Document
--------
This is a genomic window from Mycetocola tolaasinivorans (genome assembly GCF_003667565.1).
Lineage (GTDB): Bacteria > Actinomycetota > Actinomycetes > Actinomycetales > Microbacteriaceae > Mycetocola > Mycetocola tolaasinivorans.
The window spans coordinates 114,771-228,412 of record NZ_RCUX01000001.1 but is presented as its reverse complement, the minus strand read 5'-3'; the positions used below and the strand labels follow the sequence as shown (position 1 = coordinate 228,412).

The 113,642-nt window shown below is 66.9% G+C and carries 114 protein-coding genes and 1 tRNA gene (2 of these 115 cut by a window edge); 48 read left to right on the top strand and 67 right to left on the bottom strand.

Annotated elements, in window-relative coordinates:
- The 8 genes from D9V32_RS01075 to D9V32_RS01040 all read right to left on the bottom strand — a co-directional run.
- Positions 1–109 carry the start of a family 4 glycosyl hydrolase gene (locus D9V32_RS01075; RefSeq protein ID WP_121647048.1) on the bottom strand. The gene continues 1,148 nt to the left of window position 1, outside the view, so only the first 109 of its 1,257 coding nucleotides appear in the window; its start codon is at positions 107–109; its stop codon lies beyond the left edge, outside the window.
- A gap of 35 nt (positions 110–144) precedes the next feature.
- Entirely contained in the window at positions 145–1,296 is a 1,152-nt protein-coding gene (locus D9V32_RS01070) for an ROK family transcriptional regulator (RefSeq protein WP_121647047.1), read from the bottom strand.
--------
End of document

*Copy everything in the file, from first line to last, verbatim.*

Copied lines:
This is a genomic window from Mycetocola tolaasinivorans (genome assembly GCF_003667565.1).
Lineage (GTDB): Bacteria > Actinomycetota > Actinomycetes > Actinomycetales > Microbacteriaceae > Mycetocola > Mycetocola tolaasinivorans.
The window spans coordinates 114,771-228,412 of record NZ_RCUX01000001.1 but is presented as its reverse complement, the minus strand read 5'-3'; the positions used below and the strand labels follow the sequence as shown (position 1 = coordinate 228,412).

The 113,642-nt window shown below is 66.9% G+C and carries 114 protein-coding genes and 1 tRNA gene (2 of these 115 cut by a window edge); 48 read left to right on the top strand and 67 right to left on the bottom strand.

Annotated elements, in window-relative coordinates:
- The 8 genes from D9V32_RS01075 to D9V32_RS01040 all read right to left on the bottom strand — a co-directional run.
- Positions 1–109 carry the start of a family 4 glycosyl hydrolase gene (locus D9V32_RS01075; RefSeq protein ID WP_121647048.1) on the bottom strand. The gene continues 1,148 nt to the left of window position 1, outside the view, so only the first 109 of its 1,257 coding nucleotides appear in the window; its start codon is at positions 107–109; its stop codon lies beyond the left edge, outside the window.
- A gap of 35 nt (positions 110–144) precedes the next feature.
- Entirely contained in the window at positions 145–1,296 is a 1,152-nt protein-coding gene (locus D9V32_RS01070) for an ROK family transcriptional regulator (RefSeq protein WP_121647047.1), read from the bottom strand.